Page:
Presidential Candidate Mike Pence visits NEC for Town Hall Series


Presidential candidate and former Vice President Mike Pence spoke to a crowded room at New England College on Wednesday, as part of a Town Hall series that will air on Sirius XM radio.

Pence fielded questions from Sirius XM hosts Julie Mason and Steve Scully, as well as students and members of the public. He addressed several issues including climate change, the Jan. 6 insurrection, spending, education, and the war in Ukraine.

Pence continued to draw differences between himself and former President Donald Trump, but also praised the work that was done during the Trump-Pence administration.

“We were different men of different styles. I’m someone that believes that democracy depends on heavy doses of civility. The President had his own style,” Pence said.  

When asked about making higher education more affordable, Pence said he does not support President Joe Biden’s loan forgiveness plan.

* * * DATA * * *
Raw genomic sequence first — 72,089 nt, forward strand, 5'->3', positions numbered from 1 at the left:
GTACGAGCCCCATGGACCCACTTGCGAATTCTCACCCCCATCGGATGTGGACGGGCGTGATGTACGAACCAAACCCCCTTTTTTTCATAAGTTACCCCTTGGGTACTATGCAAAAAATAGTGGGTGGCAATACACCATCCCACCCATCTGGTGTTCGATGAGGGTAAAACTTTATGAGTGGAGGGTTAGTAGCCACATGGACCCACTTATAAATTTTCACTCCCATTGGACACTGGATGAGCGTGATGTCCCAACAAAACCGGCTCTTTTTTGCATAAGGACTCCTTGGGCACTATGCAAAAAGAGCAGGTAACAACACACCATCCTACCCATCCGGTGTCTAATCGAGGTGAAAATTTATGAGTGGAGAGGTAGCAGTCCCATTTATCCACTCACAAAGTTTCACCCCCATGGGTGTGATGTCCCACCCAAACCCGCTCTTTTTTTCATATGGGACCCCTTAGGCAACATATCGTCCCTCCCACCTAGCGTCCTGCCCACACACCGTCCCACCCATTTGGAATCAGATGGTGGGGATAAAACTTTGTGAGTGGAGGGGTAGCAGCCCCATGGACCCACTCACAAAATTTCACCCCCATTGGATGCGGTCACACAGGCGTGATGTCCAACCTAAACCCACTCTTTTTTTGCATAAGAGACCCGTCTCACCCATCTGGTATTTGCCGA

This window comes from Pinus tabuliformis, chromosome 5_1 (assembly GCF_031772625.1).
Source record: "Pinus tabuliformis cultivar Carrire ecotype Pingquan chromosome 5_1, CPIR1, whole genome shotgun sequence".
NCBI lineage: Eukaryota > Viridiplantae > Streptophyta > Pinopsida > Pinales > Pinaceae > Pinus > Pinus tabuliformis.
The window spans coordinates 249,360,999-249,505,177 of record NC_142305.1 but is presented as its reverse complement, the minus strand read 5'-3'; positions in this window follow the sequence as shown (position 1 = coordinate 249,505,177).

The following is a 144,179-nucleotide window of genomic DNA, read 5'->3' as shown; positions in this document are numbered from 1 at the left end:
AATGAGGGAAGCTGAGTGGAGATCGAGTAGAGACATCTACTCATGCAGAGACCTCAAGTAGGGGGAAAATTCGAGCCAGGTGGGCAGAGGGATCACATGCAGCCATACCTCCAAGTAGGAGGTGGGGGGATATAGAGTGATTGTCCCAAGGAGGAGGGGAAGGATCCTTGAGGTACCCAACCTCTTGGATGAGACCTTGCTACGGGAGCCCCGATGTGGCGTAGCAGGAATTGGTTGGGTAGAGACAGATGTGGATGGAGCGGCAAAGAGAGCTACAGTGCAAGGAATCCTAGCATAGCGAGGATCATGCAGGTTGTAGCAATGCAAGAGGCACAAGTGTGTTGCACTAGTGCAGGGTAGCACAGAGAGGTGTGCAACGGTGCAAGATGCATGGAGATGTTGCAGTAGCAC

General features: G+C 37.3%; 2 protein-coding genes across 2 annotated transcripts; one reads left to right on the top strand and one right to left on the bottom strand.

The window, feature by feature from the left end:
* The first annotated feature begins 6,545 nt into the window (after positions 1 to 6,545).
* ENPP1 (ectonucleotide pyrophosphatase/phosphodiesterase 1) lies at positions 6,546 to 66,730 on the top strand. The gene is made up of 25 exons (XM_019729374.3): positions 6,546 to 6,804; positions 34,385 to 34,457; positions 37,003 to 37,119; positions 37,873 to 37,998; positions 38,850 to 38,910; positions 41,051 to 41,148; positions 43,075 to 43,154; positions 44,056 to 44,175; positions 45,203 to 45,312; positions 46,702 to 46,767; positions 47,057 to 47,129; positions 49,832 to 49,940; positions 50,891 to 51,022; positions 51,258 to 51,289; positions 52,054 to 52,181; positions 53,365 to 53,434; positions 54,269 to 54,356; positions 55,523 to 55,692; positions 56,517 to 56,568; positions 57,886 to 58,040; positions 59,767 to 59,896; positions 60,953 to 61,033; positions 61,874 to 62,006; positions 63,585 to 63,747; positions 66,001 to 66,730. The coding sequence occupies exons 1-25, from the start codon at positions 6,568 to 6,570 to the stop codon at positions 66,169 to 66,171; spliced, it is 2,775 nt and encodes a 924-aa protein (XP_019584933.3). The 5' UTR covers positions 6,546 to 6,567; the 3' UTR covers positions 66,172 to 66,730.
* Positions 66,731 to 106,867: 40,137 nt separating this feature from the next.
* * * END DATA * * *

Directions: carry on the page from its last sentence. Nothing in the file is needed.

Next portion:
“I’m not going to use some invented unconstitutional authority to take the taxpayer dollars of truck drivers and construction workers and use it to pay off the student loans of graduate students,” he said.

Pence proposed innovation in higher education, including online classes, and wants more focus on technical and vocational careers. 

He also criticized spending at the Department of Education and supports local control.

“I want to shut down the Federal Department of Education and send all the money back to New Hampshire and back to the states.”

On the topic of the war in Ukraine, Pence said Vladimir Putin is “without question” a war criminal.

“Our national interest is to give Ukraine what they need to stop Putin now,” he said.

Audience members had mixed reactions to the former VP’s visit.

Kay Donahue, a sophomore, said Pence was fighting for the approval of the crowd rather than answering questions.

“He likes to say that he’s right to the point, but the entire time he was complimenting people on asking questions, trying to make it seem really flowery,” Donahue said.

“He didn’t answer questions. I’d say it was about a 50/50 split of the questions he answered directly and questions he danced around,” sophomore Veronica Shore said.

When asked if he is worried about democracy, Pence said there is work to be done.

“The challenge we have is we have to make our government as good as our people.” 

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